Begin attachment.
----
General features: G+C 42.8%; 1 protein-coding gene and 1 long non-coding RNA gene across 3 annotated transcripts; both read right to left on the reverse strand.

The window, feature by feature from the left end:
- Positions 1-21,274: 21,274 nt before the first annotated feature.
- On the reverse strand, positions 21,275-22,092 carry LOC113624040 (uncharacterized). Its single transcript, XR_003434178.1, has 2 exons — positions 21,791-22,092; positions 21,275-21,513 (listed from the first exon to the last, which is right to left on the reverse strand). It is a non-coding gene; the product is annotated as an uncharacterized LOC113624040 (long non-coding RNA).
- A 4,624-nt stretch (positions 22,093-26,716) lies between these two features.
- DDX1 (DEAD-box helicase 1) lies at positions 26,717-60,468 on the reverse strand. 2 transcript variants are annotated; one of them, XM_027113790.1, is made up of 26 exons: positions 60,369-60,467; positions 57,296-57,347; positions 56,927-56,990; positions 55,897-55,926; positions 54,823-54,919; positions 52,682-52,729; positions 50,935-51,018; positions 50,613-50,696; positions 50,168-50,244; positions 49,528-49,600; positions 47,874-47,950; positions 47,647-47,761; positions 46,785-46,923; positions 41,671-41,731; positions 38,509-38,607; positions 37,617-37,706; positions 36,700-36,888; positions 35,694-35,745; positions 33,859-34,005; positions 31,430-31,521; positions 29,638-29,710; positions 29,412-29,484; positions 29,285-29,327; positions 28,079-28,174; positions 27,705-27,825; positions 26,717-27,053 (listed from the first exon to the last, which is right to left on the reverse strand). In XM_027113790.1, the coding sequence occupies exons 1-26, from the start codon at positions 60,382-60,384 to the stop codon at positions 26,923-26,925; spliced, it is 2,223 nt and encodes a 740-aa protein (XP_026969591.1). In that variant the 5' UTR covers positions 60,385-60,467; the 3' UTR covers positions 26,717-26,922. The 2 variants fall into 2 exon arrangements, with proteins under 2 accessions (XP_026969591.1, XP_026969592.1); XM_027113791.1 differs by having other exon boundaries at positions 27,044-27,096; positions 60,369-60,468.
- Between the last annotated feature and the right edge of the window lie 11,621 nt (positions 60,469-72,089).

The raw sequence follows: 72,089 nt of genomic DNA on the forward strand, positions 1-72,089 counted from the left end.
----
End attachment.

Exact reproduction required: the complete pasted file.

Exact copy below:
General features: G+C 42.8%; 1 protein-coding gene and 1 long non-coding RNA gene across 3 annotated transcripts; both read right to left on the reverse strand.

The window, feature by feature from the left end:
- Positions 1-21,274: 21,274 nt before the first annotated feature.
- On the reverse strand, positions 21,275-22,092 carry LOC113624040 (uncharacterized). Its single transcript, XR_003434178.1, has 2 exons — positions 21,791-22,092; positions 21,275-21,513 (listed from the first exon to the last, which is right to left on the reverse strand). It is a non-coding gene; the product is annotated as an uncharacterized LOC113624040 (long non-coding RNA).
- A 4,624-nt stretch (positions 22,093-26,716) lies between these two features.
- DDX1 (DEAD-box helicase 1) lies at positions 26,717-60,468 on the reverse strand. 2 transcript variants are annotated; one of them, XM_027113790.1, is made up of 26 exons: positions 60,369-60,467; positions 57,296-57,347; positions 56,927-56,990; positions 55,897-55,926; positions 54,823-54,919; positions 52,682-52,729; positions 50,935-51,018; positions 50,613-50,696; positions 50,168-50,244; positions 49,528-49,600; positions 47,874-47,950; positions 47,647-47,761; positions 46,785-46,923; positions 41,671-41,731; positions 38,509-38,607; positions 37,617-37,706; positions 36,700-36,888; positions 35,694-35,745; positions 33,859-34,005; positions 31,430-31,521; positions 29,638-29,710; positions 29,412-29,484; positions 29,285-29,327; positions 28,079-28,174; positions 27,705-27,825; positions 26,717-27,053 (listed from the first exon to the last, which is right to left on the reverse strand). In XM_027113790.1, the coding sequence occupies exons 1-26, from the start codon at positions 60,382-60,384 to the stop codon at positions 26,923-26,925; spliced, it is 2,223 nt and encodes a 740-aa protein (XP_026969591.1). In that variant the 5' UTR covers positions 60,385-60,467; the 3' UTR covers positions 26,717-26,922. The 2 variants fall into 2 exon arrangements, with proteins under 2 accessions (XP_026969591.1, XP_026969592.1); XM_027113791.1 differs by having other exon boundaries at positions 27,044-27,096; positions 60,369-60,468.
- Between the last annotated feature and the right edge of the window lie 11,621 nt (positions 60,469-72,089).

The raw sequence follows: 72,089 nt of genomic DNA on the forward strand, positions 1-72,089 counted from the left end.